Thanks to the suggested reforms, the process is much simpler now. María Elena no longer has to fill out a 6-page form, it’s now half the length. She can fill it out online, send in digitally and process the payment online and now she receives her solvency electronically. This means that María Elena does not need an accountant who has to go to San Salvador, and can instead go directly to the National Records Center in San Miguel. 

Don’t you think that this process is now much more suited to María Elena’s reality? 

The work that the OMR and many of you are doing is invisible. It is often not seen and recognized even less, but by listening to stories like these, one can see that the impact is enormous. And when these mechanisms do not work well, the cost, in the same way, is enormous. 

The cost of bureaucracy is visible in the high percentage of companies that work in the informal sector. Here in El Salvador it’s 70%. Currently it is estimated that the cost of setting up a small business here in El Salvador is $ 1,600, a prohibitive amount for many, and yet 99% of the private sector in El Salvador are small and medium enterprises. They are the engine of the economy, not only here but globally, and the role of governments is to facilitate the work of this sector. 

But for these changes to have the impact they are seeking, it is crucial to reform the legislation related to them, and I can imagine that in all of your countries there are processes and laws that need to be polished in a similar way as here.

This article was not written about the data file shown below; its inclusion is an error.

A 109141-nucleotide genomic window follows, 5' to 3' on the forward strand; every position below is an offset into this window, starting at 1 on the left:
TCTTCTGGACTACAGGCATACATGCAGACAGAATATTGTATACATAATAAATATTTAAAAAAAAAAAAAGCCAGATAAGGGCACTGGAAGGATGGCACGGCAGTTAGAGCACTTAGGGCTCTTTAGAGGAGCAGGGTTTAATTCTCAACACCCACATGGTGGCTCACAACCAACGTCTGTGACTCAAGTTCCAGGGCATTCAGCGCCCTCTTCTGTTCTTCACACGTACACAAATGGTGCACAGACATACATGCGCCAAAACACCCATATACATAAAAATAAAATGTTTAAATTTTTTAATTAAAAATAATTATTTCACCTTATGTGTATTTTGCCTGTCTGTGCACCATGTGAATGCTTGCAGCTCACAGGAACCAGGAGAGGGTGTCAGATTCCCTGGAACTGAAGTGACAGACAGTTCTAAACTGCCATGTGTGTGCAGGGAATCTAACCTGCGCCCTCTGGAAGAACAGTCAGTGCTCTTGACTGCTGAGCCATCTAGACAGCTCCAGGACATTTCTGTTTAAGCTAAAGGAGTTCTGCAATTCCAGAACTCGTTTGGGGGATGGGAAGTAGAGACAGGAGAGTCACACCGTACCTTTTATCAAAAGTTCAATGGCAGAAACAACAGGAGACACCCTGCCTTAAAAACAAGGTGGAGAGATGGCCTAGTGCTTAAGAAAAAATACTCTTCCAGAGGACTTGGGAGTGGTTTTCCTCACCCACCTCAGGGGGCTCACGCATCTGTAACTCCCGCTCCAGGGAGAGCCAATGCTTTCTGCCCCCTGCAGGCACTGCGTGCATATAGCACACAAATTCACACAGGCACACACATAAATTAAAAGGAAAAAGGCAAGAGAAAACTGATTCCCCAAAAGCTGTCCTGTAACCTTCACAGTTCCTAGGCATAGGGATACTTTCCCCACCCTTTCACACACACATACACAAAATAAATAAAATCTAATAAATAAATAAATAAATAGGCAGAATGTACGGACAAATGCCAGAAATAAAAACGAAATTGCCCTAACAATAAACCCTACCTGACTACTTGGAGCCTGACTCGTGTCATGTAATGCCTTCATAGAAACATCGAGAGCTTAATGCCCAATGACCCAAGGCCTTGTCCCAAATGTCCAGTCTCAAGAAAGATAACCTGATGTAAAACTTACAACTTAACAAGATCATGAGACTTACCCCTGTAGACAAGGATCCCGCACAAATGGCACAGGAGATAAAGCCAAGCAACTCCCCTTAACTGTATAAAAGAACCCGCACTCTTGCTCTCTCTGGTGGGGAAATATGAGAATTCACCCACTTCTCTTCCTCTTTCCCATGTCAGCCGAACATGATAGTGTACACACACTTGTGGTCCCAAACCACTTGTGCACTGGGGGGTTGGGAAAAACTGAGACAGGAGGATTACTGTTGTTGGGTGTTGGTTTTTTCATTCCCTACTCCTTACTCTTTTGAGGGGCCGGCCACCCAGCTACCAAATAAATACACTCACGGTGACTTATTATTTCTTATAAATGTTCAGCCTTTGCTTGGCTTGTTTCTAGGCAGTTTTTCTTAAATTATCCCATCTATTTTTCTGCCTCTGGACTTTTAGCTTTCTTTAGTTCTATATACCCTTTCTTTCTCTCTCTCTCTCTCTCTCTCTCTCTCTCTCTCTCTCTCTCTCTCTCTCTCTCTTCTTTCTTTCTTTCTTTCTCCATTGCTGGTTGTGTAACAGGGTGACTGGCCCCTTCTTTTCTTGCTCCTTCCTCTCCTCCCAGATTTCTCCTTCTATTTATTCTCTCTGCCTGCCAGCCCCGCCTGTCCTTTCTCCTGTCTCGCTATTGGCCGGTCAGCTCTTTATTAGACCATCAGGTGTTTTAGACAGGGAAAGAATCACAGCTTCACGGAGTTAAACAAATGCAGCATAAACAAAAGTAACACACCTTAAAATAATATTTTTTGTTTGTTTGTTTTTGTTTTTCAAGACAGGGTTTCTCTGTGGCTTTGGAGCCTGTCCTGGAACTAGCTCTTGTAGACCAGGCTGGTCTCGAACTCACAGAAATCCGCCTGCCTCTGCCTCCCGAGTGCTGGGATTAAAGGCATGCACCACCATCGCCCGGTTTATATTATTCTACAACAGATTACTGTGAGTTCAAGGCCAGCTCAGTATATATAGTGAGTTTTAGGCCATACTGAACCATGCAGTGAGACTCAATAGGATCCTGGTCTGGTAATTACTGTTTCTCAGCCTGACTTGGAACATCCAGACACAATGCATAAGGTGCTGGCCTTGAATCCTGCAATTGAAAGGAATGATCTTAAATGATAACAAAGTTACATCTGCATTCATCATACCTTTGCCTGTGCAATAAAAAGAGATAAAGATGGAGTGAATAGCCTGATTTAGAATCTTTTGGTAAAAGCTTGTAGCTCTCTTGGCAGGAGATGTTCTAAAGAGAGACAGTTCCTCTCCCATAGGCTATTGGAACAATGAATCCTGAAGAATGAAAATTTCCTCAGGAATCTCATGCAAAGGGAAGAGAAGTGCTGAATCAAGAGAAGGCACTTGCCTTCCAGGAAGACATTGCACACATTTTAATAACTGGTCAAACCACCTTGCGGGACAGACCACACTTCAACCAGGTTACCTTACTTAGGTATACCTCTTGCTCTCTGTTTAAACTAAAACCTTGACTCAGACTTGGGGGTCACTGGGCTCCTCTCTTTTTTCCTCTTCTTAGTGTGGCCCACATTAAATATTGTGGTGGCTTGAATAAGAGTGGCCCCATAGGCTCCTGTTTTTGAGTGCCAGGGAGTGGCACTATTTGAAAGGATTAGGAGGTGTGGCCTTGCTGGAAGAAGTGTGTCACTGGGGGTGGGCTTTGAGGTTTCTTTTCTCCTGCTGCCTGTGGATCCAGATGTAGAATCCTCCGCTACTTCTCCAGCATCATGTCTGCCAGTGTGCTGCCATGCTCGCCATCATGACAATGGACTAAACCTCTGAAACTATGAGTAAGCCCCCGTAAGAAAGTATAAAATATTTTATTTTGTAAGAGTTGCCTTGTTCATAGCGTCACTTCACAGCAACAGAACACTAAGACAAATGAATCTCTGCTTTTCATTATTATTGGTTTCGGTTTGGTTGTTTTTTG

The Law of Administrative Procedures in El Salvador is a tool through which the government can create a more favorable environment for the creation of new companies and the formalization of companies in the informal sector, generating more employment opportunities as well as expanding the essential resources for public services such as education and health. 

Establishing best practices and promoting process equity in the region helps ensure the global competitiveness of El Salvador and other neighboring countries, because foreign investors often look at countries in blocks and shared practices facilitate and expedite investment. 

Trust comes from equality under the law and predictable regulations and, of course, a bureaucracy designed to meet the needs of citizens. Having clear, equally applied and easy-to-follow regulations helps build a more stable and balanced economic climate that in turn attracts domestic and foreign investment and motivates the informal sector to formalize its business. 

We always have to remember that the small ones of today are the medium and big ones of tomorrow and if we are not creating an easy way to incorporate these small companies in the same way there will be no medium and large companies tomorrow. This is what it means when we say that regulations must seek to correspond to the needs of citizens. 

I encourage all of you to continue working on this task that I know is not easy. You can be sure that your dedication opens opportunities for all the citizens of your countries. You can be sure that your work is transforming lives. The road ahead is long, but it is one that deserves all its effort and the United States will continue to support them in this mission. 

You have to make it easier to do the right thing. 

* This is a courtesy translation. Only the original Spanish language text should be considered authoritative.